Power  /  Antecedent

They Were Made for Each Other

How Newt Gingrich laid the groundwork for Donald Trump's rise.

In the 1980s and ’90s, Gingrich developed an obsessive focus on messaging, cultivating a political vernacular aimed at exploiting and stoking mistrust of Washington. This disruptive and symbolic politics of nihilism are now hallmarks of the Trump campaign. Gingrich also urged his fellow Republican representatives to transition from focusing on local issues to national ones, a shift that fostered much of the alienation on which Trump now feeds. In short, Gingrich wrote the slash-and-burn playbook that Trump has employed over the past year, and Gingrich’s Republican revolution created the conditions and political mood that allowed Trump to succeed.

Even before his election to Congress, Professor Gingrich kept a file on “Populism” in his office at West Georgia College that contained news clippings describing Americans’ loss of faith in government (one headline: “Why People Are Mad at Washington”). In 1979, he entered the House with a plan to forge a new generation of conservative leadership. But while he presented himself as a devout conservative, he built a platform around more pragmatic concerns. With poll-driven priorities, his Conservative Opportunity Society—a group of young, right-wing representatives intent on advancing a conservative agenda in the House—was as much about opportunism as opportunity.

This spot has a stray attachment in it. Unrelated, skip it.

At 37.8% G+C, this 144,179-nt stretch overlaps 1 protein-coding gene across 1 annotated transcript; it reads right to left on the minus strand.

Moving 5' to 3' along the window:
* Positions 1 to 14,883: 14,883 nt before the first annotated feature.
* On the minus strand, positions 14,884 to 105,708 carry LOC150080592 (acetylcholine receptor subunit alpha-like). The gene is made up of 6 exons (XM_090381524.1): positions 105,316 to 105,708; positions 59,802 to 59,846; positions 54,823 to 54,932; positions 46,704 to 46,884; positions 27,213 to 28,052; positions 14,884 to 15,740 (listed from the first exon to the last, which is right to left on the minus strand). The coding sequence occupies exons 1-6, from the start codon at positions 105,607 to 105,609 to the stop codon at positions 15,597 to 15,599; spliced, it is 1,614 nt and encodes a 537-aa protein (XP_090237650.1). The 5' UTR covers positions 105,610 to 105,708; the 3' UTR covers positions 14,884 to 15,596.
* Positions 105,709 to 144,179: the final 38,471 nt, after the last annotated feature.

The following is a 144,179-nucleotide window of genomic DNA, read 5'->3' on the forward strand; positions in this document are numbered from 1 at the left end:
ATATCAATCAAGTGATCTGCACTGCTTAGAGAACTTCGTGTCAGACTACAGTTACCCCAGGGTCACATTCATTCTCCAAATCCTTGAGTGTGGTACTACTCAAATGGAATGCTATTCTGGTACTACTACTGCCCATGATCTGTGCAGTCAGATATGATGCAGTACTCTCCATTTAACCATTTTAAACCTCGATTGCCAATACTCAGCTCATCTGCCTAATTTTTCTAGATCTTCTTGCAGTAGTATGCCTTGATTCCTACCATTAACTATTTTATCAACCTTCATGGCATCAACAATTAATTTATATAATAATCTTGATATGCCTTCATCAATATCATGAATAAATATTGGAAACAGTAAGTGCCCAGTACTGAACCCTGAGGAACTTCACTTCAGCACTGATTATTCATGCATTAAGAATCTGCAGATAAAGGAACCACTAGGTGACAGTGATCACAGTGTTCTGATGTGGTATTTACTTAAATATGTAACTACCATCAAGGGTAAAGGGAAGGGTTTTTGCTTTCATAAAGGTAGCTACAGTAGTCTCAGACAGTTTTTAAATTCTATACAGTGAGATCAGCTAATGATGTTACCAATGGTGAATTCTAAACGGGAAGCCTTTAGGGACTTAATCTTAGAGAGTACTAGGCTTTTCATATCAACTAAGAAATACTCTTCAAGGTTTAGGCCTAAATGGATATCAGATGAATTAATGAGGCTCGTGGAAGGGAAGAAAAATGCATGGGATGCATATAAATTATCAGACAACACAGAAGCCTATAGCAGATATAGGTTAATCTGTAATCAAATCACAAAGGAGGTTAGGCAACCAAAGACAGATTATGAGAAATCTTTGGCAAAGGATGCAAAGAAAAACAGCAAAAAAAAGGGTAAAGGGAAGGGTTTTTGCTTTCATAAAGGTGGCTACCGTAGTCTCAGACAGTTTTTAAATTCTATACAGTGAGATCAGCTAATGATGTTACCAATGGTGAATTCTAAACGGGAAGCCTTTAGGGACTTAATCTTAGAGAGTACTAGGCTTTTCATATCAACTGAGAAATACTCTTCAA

Like Trump, Gingrich reveled in crossing symbolic partisan lines to signal his pragmatic reasonableness. He compared his tax policies to those of John F. Kennedy. He defended the Conservative Opportunity Society by equating it with the New Deal (“we believe in the New Deal,” he pledged in 1982. Like Trump exploiting the unmet needs of the GOP’s white working class, in the early 1980s Gingrich spotted holes in the political landscape and offered policies to fill them, supporting tech-industry investments, health insurance reforms, and tax simplification over tax cuts. This made him a rare political creature: the undogmatic ideologue.

For all this focus on policy, Gingrich believed the real key to electoral victory and governing success—to seizing power—was messaging. Gingrich understood that projecting seriousness about policy was a form of messaging. He organized his messaging efforts through GOPAC, a political action committee he cofounded with Delaware Governor Pete du Pont. GOPAC, which focused on training local and state politicians, distributed audiotaped speeches and campaign advice to Republican candidates. In one of these, the announcer advises, “Rule Number One about debates is always declare victory.” He continued, “In all of those media opportunities—debates, obligatory news stories, endorsements, advertising—try to get the media to raise your issues by repetition.” As a registered Democrat until the late 1980s who was focused more on real estate than politics, Trump most likely never listened to the GOPAC tapes. But he has mastered their tactics and strategies.